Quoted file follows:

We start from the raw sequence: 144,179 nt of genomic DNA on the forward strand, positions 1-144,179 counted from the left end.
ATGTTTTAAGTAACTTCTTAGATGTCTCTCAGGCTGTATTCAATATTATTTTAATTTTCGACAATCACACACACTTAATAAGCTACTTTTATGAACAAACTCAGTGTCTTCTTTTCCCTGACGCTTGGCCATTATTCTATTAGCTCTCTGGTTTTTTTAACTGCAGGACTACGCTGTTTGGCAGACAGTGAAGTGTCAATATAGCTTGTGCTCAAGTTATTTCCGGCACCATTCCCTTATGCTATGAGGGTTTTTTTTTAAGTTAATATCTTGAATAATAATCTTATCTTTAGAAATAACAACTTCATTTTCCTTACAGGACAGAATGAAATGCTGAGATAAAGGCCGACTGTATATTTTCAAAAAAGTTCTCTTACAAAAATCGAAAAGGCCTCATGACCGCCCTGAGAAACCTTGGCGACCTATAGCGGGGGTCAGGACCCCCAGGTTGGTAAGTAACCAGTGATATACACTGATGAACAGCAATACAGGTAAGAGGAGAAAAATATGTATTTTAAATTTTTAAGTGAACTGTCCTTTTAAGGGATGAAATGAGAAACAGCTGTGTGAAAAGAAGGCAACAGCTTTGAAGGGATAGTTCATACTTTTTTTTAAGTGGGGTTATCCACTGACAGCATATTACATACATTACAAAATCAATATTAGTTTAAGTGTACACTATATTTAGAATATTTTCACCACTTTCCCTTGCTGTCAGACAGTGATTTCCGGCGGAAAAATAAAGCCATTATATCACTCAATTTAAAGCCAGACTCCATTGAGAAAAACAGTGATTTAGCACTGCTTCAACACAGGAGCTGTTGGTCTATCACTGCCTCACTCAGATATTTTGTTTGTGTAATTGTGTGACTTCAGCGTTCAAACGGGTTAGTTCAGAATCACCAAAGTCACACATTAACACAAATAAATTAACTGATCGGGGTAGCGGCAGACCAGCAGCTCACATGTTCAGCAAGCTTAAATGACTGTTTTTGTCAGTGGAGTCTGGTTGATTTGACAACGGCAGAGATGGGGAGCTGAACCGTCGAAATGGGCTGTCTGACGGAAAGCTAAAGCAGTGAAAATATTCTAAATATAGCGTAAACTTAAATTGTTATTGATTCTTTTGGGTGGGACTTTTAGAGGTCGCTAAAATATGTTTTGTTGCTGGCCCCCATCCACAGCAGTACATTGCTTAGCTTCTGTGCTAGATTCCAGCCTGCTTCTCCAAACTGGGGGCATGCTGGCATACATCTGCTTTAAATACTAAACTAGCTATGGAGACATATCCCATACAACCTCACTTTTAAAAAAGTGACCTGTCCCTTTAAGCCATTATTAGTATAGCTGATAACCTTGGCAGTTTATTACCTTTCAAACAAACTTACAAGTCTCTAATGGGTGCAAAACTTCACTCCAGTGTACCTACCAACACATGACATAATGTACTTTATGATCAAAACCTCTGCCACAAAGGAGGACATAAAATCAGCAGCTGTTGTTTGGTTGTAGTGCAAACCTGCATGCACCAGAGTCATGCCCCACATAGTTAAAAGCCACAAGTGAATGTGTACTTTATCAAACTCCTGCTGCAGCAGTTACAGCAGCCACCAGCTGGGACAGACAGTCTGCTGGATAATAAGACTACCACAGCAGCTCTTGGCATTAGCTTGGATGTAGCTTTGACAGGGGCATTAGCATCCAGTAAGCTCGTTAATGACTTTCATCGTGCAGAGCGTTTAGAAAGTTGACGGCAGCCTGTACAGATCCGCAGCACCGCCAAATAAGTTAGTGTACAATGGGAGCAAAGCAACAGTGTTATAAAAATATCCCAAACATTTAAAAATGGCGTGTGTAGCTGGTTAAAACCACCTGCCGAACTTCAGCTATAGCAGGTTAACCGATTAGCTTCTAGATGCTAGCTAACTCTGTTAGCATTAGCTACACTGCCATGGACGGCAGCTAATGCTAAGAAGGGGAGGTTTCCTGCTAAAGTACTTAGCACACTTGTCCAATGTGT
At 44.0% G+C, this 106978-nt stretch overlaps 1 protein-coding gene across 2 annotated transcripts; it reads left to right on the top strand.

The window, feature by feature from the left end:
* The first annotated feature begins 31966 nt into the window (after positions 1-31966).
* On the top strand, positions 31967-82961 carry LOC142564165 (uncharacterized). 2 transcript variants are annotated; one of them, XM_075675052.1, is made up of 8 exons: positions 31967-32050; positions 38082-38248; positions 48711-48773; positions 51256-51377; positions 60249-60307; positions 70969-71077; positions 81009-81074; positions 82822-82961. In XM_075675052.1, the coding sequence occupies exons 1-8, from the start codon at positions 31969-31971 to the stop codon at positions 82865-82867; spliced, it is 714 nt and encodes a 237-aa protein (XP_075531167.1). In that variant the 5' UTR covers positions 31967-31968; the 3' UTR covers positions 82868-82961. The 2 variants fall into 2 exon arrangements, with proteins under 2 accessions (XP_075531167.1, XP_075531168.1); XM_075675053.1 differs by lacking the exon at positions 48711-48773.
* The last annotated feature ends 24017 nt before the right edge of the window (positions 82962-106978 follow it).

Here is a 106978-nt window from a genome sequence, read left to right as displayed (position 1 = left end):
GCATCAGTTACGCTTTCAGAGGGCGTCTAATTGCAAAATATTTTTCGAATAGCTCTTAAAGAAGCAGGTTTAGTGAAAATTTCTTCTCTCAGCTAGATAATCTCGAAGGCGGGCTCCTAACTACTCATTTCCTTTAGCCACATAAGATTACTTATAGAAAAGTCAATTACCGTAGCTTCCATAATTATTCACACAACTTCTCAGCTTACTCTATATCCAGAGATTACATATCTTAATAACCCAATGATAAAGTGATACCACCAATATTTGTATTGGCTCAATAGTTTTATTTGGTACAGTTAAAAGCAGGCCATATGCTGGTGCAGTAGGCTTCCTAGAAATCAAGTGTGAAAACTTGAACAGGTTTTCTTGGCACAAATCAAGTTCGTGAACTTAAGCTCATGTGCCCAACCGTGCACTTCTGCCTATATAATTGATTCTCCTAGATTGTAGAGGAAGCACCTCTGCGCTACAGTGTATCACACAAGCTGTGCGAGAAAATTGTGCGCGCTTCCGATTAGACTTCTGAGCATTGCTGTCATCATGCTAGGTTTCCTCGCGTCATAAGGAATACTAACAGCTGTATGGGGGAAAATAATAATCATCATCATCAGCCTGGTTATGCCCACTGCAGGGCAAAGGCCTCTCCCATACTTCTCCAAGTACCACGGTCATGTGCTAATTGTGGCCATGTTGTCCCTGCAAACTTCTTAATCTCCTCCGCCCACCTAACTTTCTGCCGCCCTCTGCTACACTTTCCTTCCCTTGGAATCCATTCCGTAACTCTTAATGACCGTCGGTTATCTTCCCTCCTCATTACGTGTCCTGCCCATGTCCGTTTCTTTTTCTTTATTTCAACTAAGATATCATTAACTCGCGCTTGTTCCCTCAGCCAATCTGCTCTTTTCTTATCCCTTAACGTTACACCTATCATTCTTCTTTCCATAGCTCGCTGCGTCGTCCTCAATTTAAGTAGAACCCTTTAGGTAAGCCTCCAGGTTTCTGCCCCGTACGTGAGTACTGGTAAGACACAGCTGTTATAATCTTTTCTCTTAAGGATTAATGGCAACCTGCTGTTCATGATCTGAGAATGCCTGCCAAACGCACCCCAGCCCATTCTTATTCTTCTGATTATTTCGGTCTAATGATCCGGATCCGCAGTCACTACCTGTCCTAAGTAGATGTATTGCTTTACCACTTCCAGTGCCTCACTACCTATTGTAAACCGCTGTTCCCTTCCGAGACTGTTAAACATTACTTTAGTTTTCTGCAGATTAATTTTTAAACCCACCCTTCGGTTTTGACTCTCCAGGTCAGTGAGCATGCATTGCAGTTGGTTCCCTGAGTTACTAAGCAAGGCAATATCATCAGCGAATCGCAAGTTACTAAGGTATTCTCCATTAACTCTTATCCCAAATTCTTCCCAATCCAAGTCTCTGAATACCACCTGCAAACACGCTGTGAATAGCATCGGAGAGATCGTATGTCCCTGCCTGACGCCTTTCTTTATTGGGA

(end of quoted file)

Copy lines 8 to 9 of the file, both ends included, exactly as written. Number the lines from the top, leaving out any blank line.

Here is a 106978-nt window from a genome sequence, read left to right as displayed (position 1 = left end):
GCATCAGTTACGCTTTCAGAGGGCGTCTAATTGCAAAATATTTTTCGAATAGCTCTTAAAGAAGCAGGTTTAGTGAAAATTTCTTCTCTCAGCTAGATAATCTCGAAGGCGGGCTCCTAACTACTCATTTCCTTTAGCCACATAAGATTACTTATAGAAAAGTCAATTACCGTAGCTTCCATAATTATTCACACAACTTCTCAGCTTACTCTATATCCAGAGATTACATATCTTAATAACCCAATGATAAAGTGATACCACCAATATTTGTATTGGCTCAATAGTTTTATTTGGTACAGTTAAAAGCAGGCCATATGCTGGTGCAGTAGGCTTCCTAGAAATCAAGTGTGAAAACTTGAACAGGTTTTCTTGGCACAAATCAAGTTCGTGAACTTAAGCTCATGTGCCCAACCGTGCACTTCTGCCTATATAATTGATTCTCCTAGATTGTAGAGGAAGCACCTCTGCGCTACAGTGTATCACACAAGCTGTGCGAGAAAATTGTGCGCGCTTCCGATTAGACTTCTGAGCATTGCTGTCATCATGCTAGGTTTCCTCGCGTCATAAGGAATACTAACAGCTGTATGGGGGAAAATAATAATCATCATCATCAGCCTGGTTATGCCCACTGCAGGGCAAAGGCCTCTCCCATACTTCTCCAAGTACCACGGTCATGTGCTAATTGTGGCCATGTTGTCCCTGCAAACTTCTTAATCTCCTCCGCCCACCTAACTTTCTGCCGCCCTCTGCTACACTTTCCTTCCCTTGGAATCCATTCCGTAACTCTTAATGACCGTCGGTTATCTTCCCTCCTCATTACGTGTCCTGCCCATGTCCGTTTCTTTTTCTTTATTTCAACTAAGATATCATTAACTCGCGCTTGTTCCCTCAGCCAATCTGCTCTTTTCTTATCCCTTAACGTTACACCTATCATTCTTCTTTCCATAGCTCGCTGCGTCGTCCTCAATTTAAGTAGAACCCTTTAGGTAAGCCTCCAGGTTTCTGCCCCGTACGTGAGTACTGGTAAGACACAGCTGTTATAATCTTTTCTCTTAAGGATTAATGGCAACCTGCTGTTCATGATCTGAGAATGCCTGCCAAACGCACCCCAGCCCATTCTTATTCTTCTGATTATTTCGGTCTAATGATCCGGATCCGCAGTCACTACCTGTCCTAAGTAGATGTATTGCTTTACCACTTCCAGTGCCTCACTACCTATTGTAAACCGCTGTTCCCTTCCGAGACTGTTAAACATTACTTTAGTTTTCTGCAGATTAATTTTTAAACCCACCCTTCGGTTTTGACTCTCCAGGTCAGTGAGCATGCATTGCAGTTGGTTCCCTGAGTTACTAAGCAAGGCAATATCATCAGCGAATCGCAAGTTACTAAGGTATTCTCCATTAACTCTTATCCCAAATTCTTCCCAATCCAAGTCTCTGAATACCACCTGCAAACACGCTGTGAATAGCATCGGAGAGATCGTATGTCCCTGCCTGACGCCTTTCTTTATTGGGA